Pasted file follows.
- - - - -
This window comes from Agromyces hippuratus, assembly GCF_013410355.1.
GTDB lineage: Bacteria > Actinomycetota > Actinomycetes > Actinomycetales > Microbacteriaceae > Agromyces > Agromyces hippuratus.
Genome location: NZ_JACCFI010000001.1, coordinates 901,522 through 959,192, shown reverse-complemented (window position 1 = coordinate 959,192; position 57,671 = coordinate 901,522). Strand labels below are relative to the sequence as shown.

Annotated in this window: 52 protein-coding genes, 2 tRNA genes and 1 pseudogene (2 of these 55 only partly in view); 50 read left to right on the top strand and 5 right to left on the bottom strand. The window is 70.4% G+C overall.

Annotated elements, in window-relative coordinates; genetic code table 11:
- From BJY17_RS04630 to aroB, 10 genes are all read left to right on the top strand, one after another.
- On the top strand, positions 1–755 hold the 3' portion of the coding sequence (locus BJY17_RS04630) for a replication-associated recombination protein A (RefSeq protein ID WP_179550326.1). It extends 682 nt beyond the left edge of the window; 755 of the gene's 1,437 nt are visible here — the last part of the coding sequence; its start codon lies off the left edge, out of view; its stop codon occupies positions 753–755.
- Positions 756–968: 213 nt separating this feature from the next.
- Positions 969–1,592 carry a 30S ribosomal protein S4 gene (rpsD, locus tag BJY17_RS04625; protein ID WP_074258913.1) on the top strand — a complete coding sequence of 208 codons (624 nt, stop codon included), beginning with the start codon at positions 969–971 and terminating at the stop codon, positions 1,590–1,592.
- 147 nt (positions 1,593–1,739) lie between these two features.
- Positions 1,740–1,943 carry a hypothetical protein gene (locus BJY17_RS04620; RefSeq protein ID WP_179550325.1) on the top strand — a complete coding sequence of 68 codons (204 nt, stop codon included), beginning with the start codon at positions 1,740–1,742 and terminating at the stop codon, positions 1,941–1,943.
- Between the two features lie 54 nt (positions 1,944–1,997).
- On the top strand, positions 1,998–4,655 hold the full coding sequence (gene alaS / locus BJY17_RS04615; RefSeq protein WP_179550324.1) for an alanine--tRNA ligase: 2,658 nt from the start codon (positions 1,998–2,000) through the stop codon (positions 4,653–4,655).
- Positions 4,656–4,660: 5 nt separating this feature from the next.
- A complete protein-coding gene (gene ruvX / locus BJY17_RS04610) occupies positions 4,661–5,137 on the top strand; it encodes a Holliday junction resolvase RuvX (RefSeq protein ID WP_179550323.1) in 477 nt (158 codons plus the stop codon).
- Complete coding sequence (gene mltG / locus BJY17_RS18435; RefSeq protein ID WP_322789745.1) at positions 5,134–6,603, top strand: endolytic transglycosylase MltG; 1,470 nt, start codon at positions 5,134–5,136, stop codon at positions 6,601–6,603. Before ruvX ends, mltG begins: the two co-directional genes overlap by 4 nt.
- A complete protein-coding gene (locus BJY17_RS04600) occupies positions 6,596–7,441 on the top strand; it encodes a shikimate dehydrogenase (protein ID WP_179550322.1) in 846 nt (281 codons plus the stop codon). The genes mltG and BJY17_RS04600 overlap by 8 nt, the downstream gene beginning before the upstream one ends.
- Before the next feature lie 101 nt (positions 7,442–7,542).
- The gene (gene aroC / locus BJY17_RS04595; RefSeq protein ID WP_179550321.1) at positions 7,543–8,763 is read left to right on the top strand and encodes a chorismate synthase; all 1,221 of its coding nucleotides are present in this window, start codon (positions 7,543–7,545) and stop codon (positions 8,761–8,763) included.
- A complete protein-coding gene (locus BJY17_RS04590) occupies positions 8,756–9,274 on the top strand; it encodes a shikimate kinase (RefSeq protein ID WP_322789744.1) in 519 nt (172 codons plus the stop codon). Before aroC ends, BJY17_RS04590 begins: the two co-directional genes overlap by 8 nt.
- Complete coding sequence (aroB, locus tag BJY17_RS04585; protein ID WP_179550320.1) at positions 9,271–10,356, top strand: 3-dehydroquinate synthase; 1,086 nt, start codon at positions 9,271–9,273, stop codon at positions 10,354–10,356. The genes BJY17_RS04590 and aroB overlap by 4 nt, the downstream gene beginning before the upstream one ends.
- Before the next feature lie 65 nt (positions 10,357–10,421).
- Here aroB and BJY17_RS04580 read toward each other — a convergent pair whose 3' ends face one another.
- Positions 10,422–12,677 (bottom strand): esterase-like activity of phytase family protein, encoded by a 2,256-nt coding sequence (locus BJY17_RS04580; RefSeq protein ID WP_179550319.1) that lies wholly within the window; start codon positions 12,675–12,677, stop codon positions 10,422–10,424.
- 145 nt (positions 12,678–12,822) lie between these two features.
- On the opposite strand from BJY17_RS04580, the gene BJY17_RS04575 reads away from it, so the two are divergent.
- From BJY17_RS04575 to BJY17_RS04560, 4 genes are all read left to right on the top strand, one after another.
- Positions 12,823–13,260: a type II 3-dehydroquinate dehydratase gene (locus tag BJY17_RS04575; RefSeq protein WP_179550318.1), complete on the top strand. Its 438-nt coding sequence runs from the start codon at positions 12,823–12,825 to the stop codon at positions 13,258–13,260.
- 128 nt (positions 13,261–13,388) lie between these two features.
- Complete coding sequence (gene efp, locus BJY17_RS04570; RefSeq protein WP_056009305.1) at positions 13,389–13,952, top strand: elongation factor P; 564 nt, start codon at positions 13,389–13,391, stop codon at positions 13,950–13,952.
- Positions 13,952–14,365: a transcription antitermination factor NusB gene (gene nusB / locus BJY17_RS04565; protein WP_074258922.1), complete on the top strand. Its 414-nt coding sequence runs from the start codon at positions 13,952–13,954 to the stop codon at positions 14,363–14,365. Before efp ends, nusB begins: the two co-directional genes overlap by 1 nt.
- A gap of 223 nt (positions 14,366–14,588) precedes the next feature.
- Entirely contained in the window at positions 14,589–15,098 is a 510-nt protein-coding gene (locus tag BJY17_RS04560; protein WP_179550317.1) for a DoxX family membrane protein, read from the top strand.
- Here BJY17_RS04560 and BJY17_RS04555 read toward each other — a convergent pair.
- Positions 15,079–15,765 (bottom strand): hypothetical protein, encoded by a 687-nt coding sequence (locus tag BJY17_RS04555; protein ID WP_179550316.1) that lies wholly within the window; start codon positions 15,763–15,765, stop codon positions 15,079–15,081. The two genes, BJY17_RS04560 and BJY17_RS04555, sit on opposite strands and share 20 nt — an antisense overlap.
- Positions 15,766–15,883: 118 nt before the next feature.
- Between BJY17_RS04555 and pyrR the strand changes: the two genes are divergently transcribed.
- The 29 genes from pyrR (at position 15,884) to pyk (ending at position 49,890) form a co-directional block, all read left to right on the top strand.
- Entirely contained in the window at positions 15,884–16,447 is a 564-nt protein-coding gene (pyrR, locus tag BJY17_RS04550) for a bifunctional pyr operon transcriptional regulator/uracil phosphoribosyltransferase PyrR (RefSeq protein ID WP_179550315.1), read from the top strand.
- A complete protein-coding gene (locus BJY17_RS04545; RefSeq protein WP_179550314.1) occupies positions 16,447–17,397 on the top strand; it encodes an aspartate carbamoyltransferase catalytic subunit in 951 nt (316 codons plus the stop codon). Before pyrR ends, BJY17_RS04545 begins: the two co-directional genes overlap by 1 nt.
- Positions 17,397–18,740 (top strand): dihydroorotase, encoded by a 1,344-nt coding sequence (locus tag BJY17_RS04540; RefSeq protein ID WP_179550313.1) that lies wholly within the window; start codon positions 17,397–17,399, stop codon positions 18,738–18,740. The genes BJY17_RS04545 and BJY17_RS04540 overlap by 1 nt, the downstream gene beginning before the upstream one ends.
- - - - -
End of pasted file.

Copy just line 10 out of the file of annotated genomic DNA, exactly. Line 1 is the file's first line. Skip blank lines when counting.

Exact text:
- 147 nt (positions 1,593–1,739) lie between these two features.